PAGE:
Sunday, September 25, 2016

Is There Anything More to Learn? My Father’s Birth Certificate: Frank Julius Niehaus, Born 26 March 1916

          Yes, I know my father’s birth date and the city and his parents without seeing his birth certificate. But I still definitely wanted to have a copy.  To see what might be there.  Not only is it the primary document to prove all of these facts, but there could be more details to be found.  I just hadn’t made myself get to the board of health.  Again, the recent posting by of the Indiana birth certificates database for 1907 to 1940 answered this need.  There I was able to easily download this document:  

Niehaus, Frank, Birth Certificate, 1916
     Indiana State Board of Health , Certificate of Birth, #36181
     Place of Birth: County of Marion, Township of Center, City of Indianapolis, No. 1719 South Keystone , 10th Ward.
     Full Name of Child: Frank J. Niehaus
     Sex: Boy
     Legitimate birth: yes
     Date of birth: March 26, 1916
     Father: John Niehaus; Residence: 1719 South Keystone Ave; Color: White; Age: 27; Birthplace: Indiana; Occupation: Overall Cutter
     Mother: Louise Albers; Residence: 1719 South Keystone Ave.; Color: White; Age: 23; Birthplace: Indiana; Occupation: None
     Number of children born to this mother: 3; Number of children, of this mother, now living, including present birth: 3;  Were precautions taken against opthalmia neotatorum? Yes
     Certificate of attending Physician Or Midwife:
    I hereby certify that I attended the birth of this child, who was born alive at 5 pm on the date above stated.
    Signature: J. W. Canaday
                       H. G. Morgan 
     Address:  1229 Prospect St.
     Filed Mar 28, 1916
     I found it fascinating to read the documentation of my dad’s birth since I had never seen this record.  And there are a few details that add scope to that day.  Of course, we were aware of his birth date, March 26, 1916.  But now I know his arrival time was 5:00 p.m. that Sunday evening at their home, 1719 Keystone Avenue, Indianapolis, Indiana.  The certificate tells me that the attending physician was J. W. Canaday whose address was 1229 Prospect Street, 1.5 miles from the birthplace.
     At first it appears that there was no middle name recorded on the certificate.  But if you look carefully there’s a space between the first and last names and you canRobert, Frank, Charlotte Niehaus, About 1920 faintly see a faded “J”.   It helps to have known his middle name to be Julius.   Frank appears in this photo at about age four.  He’s in the middle, with his brother, Robert on his right and his sister, Charlotte, on the other side of the dog.
     As I reviewed the parents listed data, John Niehaus at 27 and Louise Albers at 23, the background brought them to life in a way.  Frank was their third child, the second boy.  I began to think about the scenario of this young family of five. John was supporting them as an overall cutter at C. B. Cones Overall Manufacturing Company.  I searched for the house at 1719 Keystone Avenue on Google maps. It has been torn down, but I can see others in the neighborhood that may be of the same vintage.  (The map also reminded me that where Frank was born is 3 miles from the home where my mother, Rosemary Weber, was born 23 days earlier.  They were south side Indianapolis children and were to cross paths and marry in 1940.)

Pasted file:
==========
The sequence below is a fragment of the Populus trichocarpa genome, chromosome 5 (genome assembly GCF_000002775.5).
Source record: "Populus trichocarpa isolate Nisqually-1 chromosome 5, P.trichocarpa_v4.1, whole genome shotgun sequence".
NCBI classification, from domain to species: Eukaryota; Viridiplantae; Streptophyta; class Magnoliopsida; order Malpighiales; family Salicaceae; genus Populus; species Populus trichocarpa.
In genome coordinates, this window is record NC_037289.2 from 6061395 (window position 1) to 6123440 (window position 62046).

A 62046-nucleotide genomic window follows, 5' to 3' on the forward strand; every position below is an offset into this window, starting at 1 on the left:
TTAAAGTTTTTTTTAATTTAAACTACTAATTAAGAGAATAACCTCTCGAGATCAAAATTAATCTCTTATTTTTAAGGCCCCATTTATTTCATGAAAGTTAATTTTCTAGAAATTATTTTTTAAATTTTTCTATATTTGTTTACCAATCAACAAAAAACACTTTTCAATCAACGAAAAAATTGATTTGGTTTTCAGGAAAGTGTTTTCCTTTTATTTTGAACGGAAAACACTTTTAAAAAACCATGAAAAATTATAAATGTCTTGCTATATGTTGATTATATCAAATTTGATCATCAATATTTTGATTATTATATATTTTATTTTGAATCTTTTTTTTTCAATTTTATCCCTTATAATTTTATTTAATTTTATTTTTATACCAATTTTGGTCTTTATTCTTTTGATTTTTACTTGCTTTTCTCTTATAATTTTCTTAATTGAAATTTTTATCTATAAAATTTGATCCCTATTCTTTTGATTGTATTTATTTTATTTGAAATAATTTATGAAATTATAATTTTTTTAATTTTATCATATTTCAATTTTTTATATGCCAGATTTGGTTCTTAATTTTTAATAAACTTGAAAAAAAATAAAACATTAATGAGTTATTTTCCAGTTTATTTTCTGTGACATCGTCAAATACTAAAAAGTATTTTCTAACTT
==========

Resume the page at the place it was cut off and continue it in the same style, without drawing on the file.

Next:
This new knowledge of the Keystone Avenue birthplace sent me searching for other connections.  Brief research in the 1916 and 1917 Indianapolis city directories shows that Louise’s mother and brother, Martha (Marsischky) Albers and Julius Albers, lived at 1721 and 1722 Keystone Avenue.  And that Louise’s uncle, William Marsischke’s address was 1725. Apparently, when the new baby arrived, the Albers and Marsischky families were close.  Frank even received his middle name from his Uncle Julius.
     In this particular case, the little details that the birth certificate contains are very valuable.  You see, the next three years are all I have to tell of Frank’s mother, Louise’s history.  When Frank Julius Niehaus was not quite three years old, his mother died in the horrible flu pandemic that killed millions world wide.  (See link to story below.)  So Frank didn’t have the opportunity to grow up with his mother, Louise.  I’ll be squeezing every ounce of worth from this data recorded on March 26, 1916.
     Thanks for visiting Indiana Ties,

Here are related stories and photos you may want to see:
Frank Niehaus: 500 Memories
John Niehaus, C. B. Cones Overall Co.
Louise Albers Niehaus Story
1950s Summers

Copyright © 2016, Nancy Niehaus Hurley

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